Vivaldi seems a surprising choice for a cellist so renowned for her Romantic and 20th-century interpretations, and it would have been interesting to hear from Han-Na Chang in the booklet what prompted this incursion into the Baroque. While tempering her playing, she in no way attempts a period performance, and employs the poetic phrasing and depth of interpretation that are her hallmarks.
It is Chang’s slow movements that stand out. Expressive playing high on the D string is a recurring feature, brought down to whisper so hushed as to barely be audible in the Adagio of the tragic C minor Concerto RV401. Her playing of the sighing lines of the Adagio of RV420 is most affecting, and the Largo of RV408 in E flat major, altogether the most pleasing concerto on the disc, is beautifully phrased and eloquent, though for my taste her occasional portamentos go a bit too far.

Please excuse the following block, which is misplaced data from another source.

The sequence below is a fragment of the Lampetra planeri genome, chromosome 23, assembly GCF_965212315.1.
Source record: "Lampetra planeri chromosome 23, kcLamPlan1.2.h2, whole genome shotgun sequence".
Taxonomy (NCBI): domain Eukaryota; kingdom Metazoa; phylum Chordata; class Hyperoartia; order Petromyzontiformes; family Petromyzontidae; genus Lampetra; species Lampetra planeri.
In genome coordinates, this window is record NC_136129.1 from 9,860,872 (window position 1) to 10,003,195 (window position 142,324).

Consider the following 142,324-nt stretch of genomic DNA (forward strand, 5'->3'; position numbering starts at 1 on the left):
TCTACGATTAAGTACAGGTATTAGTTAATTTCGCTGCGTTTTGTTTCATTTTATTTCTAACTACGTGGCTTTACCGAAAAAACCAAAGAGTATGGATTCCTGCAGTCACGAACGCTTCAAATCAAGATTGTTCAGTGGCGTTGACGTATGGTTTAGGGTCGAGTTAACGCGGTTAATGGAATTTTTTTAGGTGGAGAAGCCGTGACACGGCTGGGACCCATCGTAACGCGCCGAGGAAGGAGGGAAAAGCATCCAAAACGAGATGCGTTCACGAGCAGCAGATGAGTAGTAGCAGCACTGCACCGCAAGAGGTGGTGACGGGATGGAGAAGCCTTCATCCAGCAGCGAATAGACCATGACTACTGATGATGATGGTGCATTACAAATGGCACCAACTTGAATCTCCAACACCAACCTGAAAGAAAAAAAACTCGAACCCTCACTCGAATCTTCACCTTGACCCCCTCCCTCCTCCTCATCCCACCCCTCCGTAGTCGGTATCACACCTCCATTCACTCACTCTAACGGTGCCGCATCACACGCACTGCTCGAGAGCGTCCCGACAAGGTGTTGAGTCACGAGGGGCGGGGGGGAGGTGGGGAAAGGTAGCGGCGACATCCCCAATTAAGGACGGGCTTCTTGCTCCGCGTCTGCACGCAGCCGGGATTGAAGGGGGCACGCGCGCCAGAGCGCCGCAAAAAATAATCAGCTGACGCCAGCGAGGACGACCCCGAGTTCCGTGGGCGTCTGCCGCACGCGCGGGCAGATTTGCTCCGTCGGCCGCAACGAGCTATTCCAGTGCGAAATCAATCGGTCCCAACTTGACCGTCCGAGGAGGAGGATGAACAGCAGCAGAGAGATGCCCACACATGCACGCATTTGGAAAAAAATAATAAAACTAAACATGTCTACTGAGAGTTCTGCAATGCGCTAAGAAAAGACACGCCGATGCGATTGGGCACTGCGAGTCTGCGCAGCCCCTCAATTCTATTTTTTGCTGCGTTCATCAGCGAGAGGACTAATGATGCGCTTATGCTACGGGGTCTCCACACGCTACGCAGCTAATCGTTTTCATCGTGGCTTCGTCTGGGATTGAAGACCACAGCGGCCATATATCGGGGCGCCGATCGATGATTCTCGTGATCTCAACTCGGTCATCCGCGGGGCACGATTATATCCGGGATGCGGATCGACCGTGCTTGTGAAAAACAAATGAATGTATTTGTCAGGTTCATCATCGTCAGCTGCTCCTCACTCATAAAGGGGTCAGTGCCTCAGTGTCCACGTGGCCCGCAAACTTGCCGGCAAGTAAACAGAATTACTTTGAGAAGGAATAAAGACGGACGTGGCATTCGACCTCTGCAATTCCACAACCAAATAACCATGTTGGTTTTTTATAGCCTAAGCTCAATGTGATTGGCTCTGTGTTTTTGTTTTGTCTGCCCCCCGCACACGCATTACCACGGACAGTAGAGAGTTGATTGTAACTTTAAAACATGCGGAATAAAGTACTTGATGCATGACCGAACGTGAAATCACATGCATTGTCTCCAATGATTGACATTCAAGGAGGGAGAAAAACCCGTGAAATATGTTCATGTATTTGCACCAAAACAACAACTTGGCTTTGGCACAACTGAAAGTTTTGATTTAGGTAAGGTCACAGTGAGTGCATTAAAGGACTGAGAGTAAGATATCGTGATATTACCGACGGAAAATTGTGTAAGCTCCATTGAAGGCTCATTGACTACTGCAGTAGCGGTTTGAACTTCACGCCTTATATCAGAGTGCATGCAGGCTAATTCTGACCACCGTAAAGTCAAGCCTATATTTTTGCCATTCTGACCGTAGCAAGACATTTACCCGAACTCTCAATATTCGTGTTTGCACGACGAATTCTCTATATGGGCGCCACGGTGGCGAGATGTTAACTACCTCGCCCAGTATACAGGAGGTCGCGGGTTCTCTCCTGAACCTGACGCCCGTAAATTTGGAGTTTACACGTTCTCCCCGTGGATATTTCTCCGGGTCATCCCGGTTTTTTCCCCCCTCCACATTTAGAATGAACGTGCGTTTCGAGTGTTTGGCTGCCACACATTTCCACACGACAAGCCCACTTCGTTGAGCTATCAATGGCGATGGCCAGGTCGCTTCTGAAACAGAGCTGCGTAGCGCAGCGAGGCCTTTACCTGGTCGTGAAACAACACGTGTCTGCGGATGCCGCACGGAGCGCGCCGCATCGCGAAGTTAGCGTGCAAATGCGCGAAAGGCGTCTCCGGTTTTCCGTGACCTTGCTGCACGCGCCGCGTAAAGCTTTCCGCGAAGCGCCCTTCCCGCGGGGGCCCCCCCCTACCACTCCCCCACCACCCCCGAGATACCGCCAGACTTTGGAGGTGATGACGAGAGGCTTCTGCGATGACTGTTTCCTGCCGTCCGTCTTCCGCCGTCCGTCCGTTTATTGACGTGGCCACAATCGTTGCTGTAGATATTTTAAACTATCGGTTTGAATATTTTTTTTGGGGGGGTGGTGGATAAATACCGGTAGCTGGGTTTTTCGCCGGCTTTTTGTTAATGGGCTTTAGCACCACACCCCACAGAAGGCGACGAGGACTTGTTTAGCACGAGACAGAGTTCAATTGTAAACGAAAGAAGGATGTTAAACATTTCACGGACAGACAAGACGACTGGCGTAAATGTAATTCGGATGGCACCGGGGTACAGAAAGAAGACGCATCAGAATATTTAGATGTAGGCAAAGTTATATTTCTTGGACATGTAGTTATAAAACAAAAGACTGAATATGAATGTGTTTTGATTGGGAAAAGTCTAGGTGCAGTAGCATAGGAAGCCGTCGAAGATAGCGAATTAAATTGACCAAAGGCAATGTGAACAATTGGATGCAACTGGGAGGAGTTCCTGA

There are some concessions to period style. I like the variety of continuo instruments, with the organ particularly effective in the swelling line of RV418’s Largo, and, while Chang uses plenty of vibrato in the Largos, she does allow the odd open A string in the Allegros. These outer movements boast many passages of cross-string work played impressively fast and with occasional fire. The orchestra plays on modern instruments but, apart from the odd bulging suspension, keeps things tight and neat.
The recorded sound is bright with most detail audible, though occasionally, as in the finale of RV418, it is marred by reverberation and, strangely, at the end the disc, the dominant of the chord sounds on after the piece has ended.